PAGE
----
IN Family hiking , Hiking with kids , mountains , Outdoor blog

I saw a brave little boy climb the steep route to Mt. Nanos alone this weekend. As a parent, I was shocked. Truly, guys, who lets their six-year-old climb a mountain alone? Over rocks, pitons and steel cables?
A little boy climbing a mountain

Call his parents irresponsible, call them crazy even, yet, after giving it some thought, they’re just raising their kid the way it was considered normal for rural families just 50-60 years ago. And those kids turned up ok, didn’t they? What we don’t know, actually, is how the overly protected and stressed couch potato Generation Z will turn up. I guess, there’s a slightly bigger chance a kid dies falling off a mountain than his peer falling off the couch, yet, the odds for raising an independent confident young adult who’ll have the guts to tackle life and its challenges bravely are definitely much greater than those of an average Post-Millennial. I get it.
A child admiring the mountains
Still, I have a five-year-old at home and he believes he’s a ninja, and occasionally he’s a superman. Now that I think about it, I’m getting this vivid image of him ripping off his jacket somewhere in the middle of the mountain only to fly down in his red-blue combo with one arm confidently pointed to the ground screaming “Coming to the rescue!”. Do I think he’s capable of climbing that mountain? Sure. Do I trust him on climbing it alone? Not a chance.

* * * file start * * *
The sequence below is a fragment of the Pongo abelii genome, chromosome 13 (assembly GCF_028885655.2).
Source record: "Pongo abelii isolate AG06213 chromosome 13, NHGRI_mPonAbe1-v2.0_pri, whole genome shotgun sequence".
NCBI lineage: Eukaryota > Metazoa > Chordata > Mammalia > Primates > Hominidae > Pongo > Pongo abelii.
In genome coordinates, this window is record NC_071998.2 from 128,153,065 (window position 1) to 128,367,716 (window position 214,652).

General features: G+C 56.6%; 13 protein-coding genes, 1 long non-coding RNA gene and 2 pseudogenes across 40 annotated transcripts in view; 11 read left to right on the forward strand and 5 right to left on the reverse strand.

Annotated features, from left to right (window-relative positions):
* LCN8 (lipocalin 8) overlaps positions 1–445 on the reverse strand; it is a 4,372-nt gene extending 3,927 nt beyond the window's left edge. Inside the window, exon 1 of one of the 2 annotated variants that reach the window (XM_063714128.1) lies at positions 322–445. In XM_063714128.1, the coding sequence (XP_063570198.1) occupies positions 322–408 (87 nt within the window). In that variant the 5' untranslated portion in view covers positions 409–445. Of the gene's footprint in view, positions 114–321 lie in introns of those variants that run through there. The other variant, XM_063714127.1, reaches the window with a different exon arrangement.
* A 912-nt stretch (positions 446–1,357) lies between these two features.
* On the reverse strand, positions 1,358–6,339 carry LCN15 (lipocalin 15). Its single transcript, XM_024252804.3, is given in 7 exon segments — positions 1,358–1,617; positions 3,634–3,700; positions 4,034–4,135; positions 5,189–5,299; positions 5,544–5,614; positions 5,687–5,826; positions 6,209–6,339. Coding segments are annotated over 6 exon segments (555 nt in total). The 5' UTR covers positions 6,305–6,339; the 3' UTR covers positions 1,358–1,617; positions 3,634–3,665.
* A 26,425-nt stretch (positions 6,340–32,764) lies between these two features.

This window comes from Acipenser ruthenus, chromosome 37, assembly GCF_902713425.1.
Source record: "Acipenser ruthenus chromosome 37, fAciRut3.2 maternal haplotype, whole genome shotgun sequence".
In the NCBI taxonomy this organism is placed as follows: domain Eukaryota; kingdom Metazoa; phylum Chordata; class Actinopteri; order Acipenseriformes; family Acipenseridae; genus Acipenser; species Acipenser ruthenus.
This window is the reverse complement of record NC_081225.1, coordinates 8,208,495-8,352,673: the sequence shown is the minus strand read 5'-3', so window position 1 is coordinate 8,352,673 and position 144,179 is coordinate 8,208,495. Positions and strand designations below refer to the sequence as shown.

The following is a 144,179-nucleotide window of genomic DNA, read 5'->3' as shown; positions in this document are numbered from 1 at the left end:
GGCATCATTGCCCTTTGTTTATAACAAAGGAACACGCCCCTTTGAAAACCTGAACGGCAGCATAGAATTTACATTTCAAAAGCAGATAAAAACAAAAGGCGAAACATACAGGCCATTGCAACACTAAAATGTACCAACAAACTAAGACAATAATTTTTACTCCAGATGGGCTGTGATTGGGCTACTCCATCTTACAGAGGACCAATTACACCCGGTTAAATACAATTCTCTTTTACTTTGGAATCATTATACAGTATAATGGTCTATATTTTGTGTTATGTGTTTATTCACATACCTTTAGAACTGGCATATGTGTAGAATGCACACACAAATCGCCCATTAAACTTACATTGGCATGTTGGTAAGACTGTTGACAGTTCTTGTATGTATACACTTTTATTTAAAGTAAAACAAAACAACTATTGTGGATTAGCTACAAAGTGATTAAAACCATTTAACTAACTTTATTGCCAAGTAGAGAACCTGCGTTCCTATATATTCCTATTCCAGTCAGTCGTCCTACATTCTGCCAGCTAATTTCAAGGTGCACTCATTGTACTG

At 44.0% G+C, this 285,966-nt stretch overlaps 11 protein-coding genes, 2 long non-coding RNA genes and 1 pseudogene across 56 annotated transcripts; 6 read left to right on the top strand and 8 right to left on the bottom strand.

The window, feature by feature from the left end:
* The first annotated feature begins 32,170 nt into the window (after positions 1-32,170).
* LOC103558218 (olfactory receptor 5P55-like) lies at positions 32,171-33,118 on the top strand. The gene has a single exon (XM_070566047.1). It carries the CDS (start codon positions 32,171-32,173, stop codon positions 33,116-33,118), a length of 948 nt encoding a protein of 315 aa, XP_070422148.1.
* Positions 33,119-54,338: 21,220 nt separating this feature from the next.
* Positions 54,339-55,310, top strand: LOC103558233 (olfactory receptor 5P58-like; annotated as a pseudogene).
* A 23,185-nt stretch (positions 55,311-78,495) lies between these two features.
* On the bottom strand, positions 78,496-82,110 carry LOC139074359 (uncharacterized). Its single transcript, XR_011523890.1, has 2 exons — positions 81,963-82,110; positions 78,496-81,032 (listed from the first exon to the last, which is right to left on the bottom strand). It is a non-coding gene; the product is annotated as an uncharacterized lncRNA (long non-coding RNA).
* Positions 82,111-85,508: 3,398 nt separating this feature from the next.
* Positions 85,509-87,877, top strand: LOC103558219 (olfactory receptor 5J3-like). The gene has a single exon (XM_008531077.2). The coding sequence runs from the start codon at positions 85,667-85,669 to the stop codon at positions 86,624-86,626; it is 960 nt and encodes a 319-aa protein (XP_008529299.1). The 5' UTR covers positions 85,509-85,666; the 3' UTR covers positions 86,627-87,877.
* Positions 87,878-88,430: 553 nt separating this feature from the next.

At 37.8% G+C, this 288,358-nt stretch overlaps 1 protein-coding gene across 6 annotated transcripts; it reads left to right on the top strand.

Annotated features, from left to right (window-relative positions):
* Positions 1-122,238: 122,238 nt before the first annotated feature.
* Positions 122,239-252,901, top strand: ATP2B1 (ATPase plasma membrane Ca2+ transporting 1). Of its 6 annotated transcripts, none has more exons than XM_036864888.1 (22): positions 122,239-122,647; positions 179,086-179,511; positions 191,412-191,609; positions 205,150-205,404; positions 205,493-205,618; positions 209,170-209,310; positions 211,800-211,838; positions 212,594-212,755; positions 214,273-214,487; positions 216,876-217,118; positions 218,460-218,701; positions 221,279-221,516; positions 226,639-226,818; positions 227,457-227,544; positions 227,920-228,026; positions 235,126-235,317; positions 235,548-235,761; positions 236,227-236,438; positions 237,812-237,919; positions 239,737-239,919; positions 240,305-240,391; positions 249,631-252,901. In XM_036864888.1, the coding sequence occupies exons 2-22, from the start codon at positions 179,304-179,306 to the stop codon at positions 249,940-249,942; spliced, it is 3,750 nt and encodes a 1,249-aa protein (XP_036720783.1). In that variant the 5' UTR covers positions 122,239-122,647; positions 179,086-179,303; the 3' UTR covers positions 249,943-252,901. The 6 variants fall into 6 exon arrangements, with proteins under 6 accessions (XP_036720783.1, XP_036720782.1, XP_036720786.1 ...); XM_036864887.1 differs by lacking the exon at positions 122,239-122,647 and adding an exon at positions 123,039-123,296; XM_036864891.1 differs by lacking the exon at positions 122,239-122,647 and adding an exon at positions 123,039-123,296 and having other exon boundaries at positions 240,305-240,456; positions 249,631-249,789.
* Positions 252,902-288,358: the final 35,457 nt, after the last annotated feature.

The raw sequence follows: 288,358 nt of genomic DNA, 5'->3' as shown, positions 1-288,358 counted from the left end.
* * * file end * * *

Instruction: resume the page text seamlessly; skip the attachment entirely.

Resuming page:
A little boy in the mountains
I wanted to call that boy’s mother, but no phone number. I did meet her two hours later, when she arrived to the mountain hut with the boy’s little brother. Her response to the little hero’s solo ascent? He obviously knew the route. Yes, thankfully he knew it well enough and was lucky to join another couple on the way who then looked after him on the way up and in the hut until the mother arrived.
Kids climbing a mountain
While I’m not particularly in favor with that end of loose upbringing, rushing kids into doing things they’re not mature enough to tackle, I’m also not on board with raising anxious internet addicts suffering poor self-esteem later in life (have you seen the gen Z stats?). My ways seem to fall somewhere in between. As an outdoor enthusiast, my kids have no other choice but to follow the beaten tracks of me and their father. We hike mountains, cycle, climb, or do another outdoor activity together on weekends, while also enjoy a good book, cartoon, and lots of games on other days.
Outdoor kids in the mountains
Back to climbing Mt. Nanos that day and the way I consider it safely for a five- and eight-year-old. While we let our kids climb the easier parts alone, we climbed the dangerous spots together with me and my husband closely behind to prevent a potentially nasty fall. If the climb was expected to be more exposed, they would’ve definitely worn a climbing harness and a helmet, and stayed attached to our harness throughout risky parts. We do want them to develop the confidence, experience and sense of personal power to meet the challenges in their lives, nevertheless, without the unnecessary risks of actually falling down. The same as buckling the seatbelt when on the road.
A little girl climbing a mountain
Anyway, enjoy the time spent together regardless of what you choose to do. But keep in mind that kids will be kids. Sometimes they’ll surprise us with behavior that’s witty, smart and amazingly mature, and sometimes with a reckless act of pure stupidity. And we love them for it, don’t we? Therefore a tip for the wise: keep an eye on them and climb that mountain together. ?
Outdoor family under the mountains
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